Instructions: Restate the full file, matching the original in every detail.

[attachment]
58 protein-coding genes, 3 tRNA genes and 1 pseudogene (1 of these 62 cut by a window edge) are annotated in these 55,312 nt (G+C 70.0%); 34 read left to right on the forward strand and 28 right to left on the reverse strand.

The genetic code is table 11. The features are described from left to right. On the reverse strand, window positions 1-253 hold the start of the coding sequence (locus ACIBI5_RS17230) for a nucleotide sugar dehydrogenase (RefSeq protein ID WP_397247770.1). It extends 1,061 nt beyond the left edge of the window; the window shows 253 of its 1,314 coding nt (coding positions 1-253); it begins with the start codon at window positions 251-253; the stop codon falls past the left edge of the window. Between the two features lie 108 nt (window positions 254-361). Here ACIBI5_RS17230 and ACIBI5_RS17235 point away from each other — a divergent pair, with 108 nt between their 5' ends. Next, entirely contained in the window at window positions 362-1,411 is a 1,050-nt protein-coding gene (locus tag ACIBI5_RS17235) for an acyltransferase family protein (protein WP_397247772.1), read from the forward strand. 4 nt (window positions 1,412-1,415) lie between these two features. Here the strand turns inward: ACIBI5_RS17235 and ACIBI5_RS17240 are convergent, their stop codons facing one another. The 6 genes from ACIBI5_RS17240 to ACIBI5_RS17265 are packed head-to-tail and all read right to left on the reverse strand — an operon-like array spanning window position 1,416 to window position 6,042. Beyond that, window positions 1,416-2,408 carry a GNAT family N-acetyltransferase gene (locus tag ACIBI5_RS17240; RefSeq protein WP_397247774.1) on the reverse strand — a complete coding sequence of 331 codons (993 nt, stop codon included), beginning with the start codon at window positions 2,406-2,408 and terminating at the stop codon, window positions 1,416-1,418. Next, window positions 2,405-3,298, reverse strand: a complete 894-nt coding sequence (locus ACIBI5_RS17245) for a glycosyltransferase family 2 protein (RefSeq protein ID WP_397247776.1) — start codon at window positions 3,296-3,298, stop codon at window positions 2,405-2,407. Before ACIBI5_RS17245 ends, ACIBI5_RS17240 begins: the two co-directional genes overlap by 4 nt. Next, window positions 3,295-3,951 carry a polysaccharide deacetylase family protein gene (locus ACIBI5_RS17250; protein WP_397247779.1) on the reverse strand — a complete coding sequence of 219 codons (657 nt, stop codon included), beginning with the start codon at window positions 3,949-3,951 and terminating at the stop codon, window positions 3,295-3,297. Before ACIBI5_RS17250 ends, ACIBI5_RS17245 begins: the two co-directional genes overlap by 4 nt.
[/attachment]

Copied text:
58 protein-coding genes, 3 tRNA genes and 1 pseudogene (1 of these 62 cut by a window edge) are annotated in these 55,312 nt (G+C 70.0%); 34 read left to right on the forward strand and 28 right to left on the reverse strand.

The genetic code is table 11. The features are described from left to right. On the reverse strand, window positions 1-253 hold the start of the coding sequence (locus ACIBI5_RS17230) for a nucleotide sugar dehydrogenase (RefSeq protein ID WP_397247770.1). It extends 1,061 nt beyond the left edge of the window; the window shows 253 of its 1,314 coding nt (coding positions 1-253); it begins with the start codon at window positions 251-253; the stop codon falls past the left edge of the window. Between the two features lie 108 nt (window positions 254-361). Here ACIBI5_RS17230 and ACIBI5_RS17235 point away from each other — a divergent pair, with 108 nt between their 5' ends. Next, entirely contained in the window at window positions 362-1,411 is a 1,050-nt protein-coding gene (locus tag ACIBI5_RS17235) for an acyltransferase family protein (protein WP_397247772.1), read from the forward strand. 4 nt (window positions 1,412-1,415) lie between these two features. Here the strand turns inward: ACIBI5_RS17235 and ACIBI5_RS17240 are convergent, their stop codons facing one another. The 6 genes from ACIBI5_RS17240 to ACIBI5_RS17265 are packed head-to-tail and all read right to left on the reverse strand — an operon-like array spanning window position 1,416 to window position 6,042. Beyond that, window positions 1,416-2,408 carry a GNAT family N-acetyltransferase gene (locus tag ACIBI5_RS17240; RefSeq protein WP_397247774.1) on the reverse strand — a complete coding sequence of 331 codons (993 nt, stop codon included), beginning with the start codon at window positions 2,406-2,408 and terminating at the stop codon, window positions 1,416-1,418. Next, window positions 2,405-3,298, reverse strand: a complete 894-nt coding sequence (locus ACIBI5_RS17245) for a glycosyltransferase family 2 protein (RefSeq protein ID WP_397247776.1) — start codon at window positions 3,296-3,298, stop codon at window positions 2,405-2,407. Before ACIBI5_RS17245 ends, ACIBI5_RS17240 begins: the two co-directional genes overlap by 4 nt. Next, window positions 3,295-3,951 carry a polysaccharide deacetylase family protein gene (locus ACIBI5_RS17250; protein WP_397247779.1) on the reverse strand — a complete coding sequence of 219 codons (657 nt, stop codon included), beginning with the start codon at window positions 3,949-3,951 and terminating at the stop codon, window positions 3,295-3,297. Before ACIBI5_RS17250 ends, ACIBI5_RS17245 begins: the two co-directional genes overlap by 4 nt.